Europe is finally seeing signs that its lockdowns are working, as over the weekend Europe's epicenter of Italy finally saw its smallest daily increase in deaths since March 19, and Spain - with more total infections than Italy - also saw its daily number of deaths cut in half. France and Germany are also seeing slowdowns. And Denmark and Austria become the first European countries Monday to announce detailed plans to open back up.
Meanwhile China is opening its economy and even tourist sites back up again, though Beijing officials remain worried about a premature flood of lockdown-weary crowds to popular sites and the potential for a second wave of asymptomatic spreaders.
CNBC reports on the perceived slowdown in many parts of the world: "The figures are prompting European leaders to look for an exit strategy to national lockdowns." Yet they are still cautiously "urging the public to maintain discipline while the apparent recovery from the outbreak is in its infancy."
This prompted the World Health Organization (WHO) on Tuesday to warn governments against easing restrictions to early.
While saying it can't issue any blanket recommendations for countries slowly easing measures, it warned against lifting restrictions on population movement prematurely.
“One of the most important parts is not to let go of the measures too early in order not to have a fall back again,” WHO spokesman Christian Lindmeier said, according to Reuters.
“It’s similar to being sick yourself if you get out of bed too early and get running too early you risk falling back and having complications,” he added.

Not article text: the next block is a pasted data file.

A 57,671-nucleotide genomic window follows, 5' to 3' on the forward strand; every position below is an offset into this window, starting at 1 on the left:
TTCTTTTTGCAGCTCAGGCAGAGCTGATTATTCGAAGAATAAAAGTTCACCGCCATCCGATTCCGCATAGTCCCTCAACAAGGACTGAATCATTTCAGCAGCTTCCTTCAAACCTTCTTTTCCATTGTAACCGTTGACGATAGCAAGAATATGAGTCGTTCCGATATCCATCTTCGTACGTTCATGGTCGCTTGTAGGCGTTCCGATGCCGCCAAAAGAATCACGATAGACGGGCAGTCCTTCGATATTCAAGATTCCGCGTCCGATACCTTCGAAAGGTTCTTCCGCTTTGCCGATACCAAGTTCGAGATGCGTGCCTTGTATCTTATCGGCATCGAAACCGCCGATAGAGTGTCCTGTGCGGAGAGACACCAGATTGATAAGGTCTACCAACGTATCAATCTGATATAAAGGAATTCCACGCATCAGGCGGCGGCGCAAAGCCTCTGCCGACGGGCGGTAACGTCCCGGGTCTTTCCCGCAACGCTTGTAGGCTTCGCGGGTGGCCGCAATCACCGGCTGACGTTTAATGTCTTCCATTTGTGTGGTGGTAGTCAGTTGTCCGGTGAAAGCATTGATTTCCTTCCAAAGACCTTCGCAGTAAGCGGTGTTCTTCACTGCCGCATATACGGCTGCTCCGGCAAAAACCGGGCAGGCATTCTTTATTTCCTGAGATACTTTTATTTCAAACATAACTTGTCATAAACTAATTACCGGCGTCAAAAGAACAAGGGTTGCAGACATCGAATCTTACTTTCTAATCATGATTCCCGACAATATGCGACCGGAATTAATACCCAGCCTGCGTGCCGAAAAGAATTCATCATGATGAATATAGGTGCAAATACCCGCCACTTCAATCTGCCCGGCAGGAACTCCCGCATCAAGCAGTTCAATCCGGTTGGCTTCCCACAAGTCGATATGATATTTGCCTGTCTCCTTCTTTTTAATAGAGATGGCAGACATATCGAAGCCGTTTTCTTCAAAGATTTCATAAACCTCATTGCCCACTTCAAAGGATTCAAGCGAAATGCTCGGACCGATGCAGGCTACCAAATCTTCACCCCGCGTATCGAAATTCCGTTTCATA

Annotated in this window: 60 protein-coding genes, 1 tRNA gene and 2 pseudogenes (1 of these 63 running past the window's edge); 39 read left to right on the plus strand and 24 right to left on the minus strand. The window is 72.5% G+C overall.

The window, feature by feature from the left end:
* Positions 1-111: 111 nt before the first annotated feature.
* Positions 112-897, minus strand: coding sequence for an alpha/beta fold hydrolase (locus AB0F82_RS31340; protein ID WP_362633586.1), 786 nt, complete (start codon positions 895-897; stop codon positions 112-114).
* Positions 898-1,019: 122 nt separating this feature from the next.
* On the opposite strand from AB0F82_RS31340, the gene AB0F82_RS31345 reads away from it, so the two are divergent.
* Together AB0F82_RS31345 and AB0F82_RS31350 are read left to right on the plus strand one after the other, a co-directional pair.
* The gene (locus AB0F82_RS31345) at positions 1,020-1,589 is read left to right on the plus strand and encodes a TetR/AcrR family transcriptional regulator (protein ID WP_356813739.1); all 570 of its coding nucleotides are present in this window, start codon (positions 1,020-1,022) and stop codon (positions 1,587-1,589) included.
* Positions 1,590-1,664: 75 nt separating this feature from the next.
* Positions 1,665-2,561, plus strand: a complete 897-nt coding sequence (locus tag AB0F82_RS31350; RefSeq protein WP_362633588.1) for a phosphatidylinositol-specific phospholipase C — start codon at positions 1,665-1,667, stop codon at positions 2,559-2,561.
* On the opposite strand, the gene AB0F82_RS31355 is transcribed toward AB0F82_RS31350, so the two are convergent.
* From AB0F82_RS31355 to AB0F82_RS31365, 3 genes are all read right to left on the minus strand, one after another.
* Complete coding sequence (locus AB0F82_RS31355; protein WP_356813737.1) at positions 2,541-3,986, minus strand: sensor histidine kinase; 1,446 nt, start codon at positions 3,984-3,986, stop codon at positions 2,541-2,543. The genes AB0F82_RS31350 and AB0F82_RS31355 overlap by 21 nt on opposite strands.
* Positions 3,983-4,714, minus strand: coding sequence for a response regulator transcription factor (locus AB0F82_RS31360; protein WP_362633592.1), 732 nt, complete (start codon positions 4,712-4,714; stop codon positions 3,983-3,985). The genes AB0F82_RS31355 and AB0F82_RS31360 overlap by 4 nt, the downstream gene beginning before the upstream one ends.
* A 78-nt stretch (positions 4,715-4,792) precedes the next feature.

Monday witnessed glimmers of hope, however:
Austria today became the first country to set out detailed plans for ending the standstill, with smaller shops re-opening on April 14 and larger ones on May 1.
Denmark also plans to start lifting restrictions after Easter, but wants people to 'work in a more staggered way' to avoid crowding into trains and buses.
Meanwhile Germany is willing to re-open schools on a regional basis and allow a limited number of people into restaurants if the infection rate stays sufficiently low.
It remains that rising optimism at the start of the week is driving hopeful markets, as UBS strategists led by Mark Haefele, chief investment officer global wealth management, said of European markets climbing on tentative hopes coronavirus may have peaked in a report Monday, per CNBC : it “depends on how quickly economic activity can normalize following measures to contain the virus; and 2) the extent to which policy responses can limit bankruptcies and job losses.”
“We continue to closely monitor data on the spread of the virus and the proposed length of lockdowns,” he said. “We think the data is still broadly consistent with our central scenario in which new cases reach a first peak in Europe by early April and in the U.S. by mid-April, with the most severe restrictions to limit the spread lifted by mid-May.”